April 17, 2018 10:03
The former No. 2 man in the North Korean Embassy in London and now a vocal critic of the regime, has predicted Pyongyang will drag out talks about its nuclear program as long as possible while extracting concessions.
Thae Yong-ho was quoted on Monday as saying that North Korean leader Kim Jong-un "will drag on for two to three years" without dismantling his nuclear weapons "while waiting for the U.S. president to be replaced."
He was giving a lecture at the Mulmangcho Foundation, an organization aimed at helping North Korean defectors settle here, last Friday.
"Kim will act during his summits with Seoul and Washington as if he were determined to dismantle nuclear weapons in stages -- first declaring dismantlement followed by incapacitating nuclear weapons and denuclearization," it quoted Thae as saying.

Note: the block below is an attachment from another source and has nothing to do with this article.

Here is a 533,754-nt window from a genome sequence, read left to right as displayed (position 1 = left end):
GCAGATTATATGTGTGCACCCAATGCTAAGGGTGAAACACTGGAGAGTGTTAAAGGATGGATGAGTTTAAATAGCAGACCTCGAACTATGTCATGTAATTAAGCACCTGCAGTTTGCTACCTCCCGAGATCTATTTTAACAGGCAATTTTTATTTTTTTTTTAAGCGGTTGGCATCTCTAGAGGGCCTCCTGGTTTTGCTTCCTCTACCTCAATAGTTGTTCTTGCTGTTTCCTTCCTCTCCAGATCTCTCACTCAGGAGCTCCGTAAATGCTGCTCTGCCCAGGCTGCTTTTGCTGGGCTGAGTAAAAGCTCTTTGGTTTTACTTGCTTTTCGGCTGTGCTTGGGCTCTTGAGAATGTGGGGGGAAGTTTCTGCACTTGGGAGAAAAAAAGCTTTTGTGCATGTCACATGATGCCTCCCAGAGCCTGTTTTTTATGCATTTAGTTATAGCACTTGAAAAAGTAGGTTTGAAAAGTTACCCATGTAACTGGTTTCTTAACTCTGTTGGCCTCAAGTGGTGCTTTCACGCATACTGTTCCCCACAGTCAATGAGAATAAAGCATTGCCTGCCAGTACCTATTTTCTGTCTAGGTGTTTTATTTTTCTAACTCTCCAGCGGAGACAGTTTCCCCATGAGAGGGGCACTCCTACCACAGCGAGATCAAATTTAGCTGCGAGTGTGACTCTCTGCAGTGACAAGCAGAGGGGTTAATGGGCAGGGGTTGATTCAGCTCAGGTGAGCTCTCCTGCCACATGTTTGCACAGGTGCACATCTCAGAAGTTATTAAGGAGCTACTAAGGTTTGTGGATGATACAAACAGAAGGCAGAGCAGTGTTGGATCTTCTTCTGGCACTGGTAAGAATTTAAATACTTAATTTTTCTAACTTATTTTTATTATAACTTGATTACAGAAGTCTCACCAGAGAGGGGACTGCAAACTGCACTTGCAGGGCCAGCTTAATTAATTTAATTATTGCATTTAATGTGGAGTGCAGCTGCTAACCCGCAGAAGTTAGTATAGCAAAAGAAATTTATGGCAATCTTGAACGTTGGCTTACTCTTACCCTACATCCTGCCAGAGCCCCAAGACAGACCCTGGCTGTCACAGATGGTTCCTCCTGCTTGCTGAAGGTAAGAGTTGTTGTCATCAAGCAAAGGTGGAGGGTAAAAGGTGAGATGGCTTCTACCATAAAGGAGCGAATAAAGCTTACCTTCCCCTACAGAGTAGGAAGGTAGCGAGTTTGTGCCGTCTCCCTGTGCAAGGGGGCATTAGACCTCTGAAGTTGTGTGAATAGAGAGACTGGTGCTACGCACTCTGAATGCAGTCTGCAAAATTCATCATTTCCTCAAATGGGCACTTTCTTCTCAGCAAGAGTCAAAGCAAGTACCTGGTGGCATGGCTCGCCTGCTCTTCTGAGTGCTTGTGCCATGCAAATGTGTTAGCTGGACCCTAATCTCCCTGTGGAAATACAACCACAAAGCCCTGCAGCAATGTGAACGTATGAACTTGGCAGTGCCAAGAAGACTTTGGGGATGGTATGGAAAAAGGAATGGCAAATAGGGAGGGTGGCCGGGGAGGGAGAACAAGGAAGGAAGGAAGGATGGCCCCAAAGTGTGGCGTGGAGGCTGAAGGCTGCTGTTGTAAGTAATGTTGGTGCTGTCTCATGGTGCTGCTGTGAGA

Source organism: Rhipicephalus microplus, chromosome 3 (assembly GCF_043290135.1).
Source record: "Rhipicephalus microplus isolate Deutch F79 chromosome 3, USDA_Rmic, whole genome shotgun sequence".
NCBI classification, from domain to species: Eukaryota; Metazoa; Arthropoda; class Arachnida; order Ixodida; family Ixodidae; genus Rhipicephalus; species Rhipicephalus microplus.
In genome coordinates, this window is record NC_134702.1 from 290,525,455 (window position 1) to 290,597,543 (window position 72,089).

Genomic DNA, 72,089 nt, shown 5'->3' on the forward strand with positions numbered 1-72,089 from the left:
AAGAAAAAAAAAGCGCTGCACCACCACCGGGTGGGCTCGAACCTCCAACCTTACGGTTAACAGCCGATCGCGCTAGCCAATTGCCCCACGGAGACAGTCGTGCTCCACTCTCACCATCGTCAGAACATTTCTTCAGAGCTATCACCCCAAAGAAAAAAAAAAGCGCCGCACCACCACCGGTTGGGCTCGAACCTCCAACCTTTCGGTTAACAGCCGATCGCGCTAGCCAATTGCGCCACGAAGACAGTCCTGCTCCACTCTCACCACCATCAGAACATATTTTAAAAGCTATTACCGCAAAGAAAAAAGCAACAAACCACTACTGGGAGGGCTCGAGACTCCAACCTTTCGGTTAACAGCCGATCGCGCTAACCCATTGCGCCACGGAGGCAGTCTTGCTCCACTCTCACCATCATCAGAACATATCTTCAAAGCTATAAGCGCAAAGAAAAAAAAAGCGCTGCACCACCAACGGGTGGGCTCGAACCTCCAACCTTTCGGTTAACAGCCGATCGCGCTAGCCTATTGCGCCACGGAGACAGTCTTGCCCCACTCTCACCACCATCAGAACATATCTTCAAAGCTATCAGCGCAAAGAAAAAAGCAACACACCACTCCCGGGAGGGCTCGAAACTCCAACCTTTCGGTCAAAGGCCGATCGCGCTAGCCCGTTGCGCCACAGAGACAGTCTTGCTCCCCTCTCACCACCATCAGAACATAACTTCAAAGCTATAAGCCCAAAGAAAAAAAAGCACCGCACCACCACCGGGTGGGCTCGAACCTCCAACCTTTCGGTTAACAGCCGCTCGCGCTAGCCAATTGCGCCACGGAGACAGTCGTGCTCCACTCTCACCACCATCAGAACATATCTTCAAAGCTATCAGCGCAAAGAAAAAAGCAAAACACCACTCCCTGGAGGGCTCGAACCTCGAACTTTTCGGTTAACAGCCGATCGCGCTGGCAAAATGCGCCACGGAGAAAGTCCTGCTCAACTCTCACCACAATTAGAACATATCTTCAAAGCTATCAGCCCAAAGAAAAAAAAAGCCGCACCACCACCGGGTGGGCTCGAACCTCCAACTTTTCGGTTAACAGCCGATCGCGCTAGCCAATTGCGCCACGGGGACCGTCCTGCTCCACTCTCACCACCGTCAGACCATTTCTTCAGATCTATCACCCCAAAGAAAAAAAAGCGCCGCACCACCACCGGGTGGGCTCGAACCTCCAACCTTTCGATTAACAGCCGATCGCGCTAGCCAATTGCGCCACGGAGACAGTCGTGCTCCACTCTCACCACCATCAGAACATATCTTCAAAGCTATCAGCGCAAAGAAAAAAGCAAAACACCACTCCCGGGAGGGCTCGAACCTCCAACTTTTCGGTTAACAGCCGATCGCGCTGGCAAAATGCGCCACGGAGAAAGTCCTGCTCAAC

But while extracting concessions at each stage, the regime "can never abandon its nuclear weapons because it proclaims itself a nuclear state in its Constitution."
Thae said fresh UN sanctions against the North that started last September "have proved more powerful than any other sanctions of the last decade. Feeling a sense of crisis, Kim Jong-un rushed to Beijing to seek help, but it seems that he failed to achieve satisfactory results."
He warned that peaceful coexistence or reunification under a federal system "is impossible without denuclearization."
Thae said if Seoul makes concessions to the North, like lifting some sanctions or reopening the joint-Korean Kaesong Industrial Complex, it "should strongly demand improvement of human rights in return."
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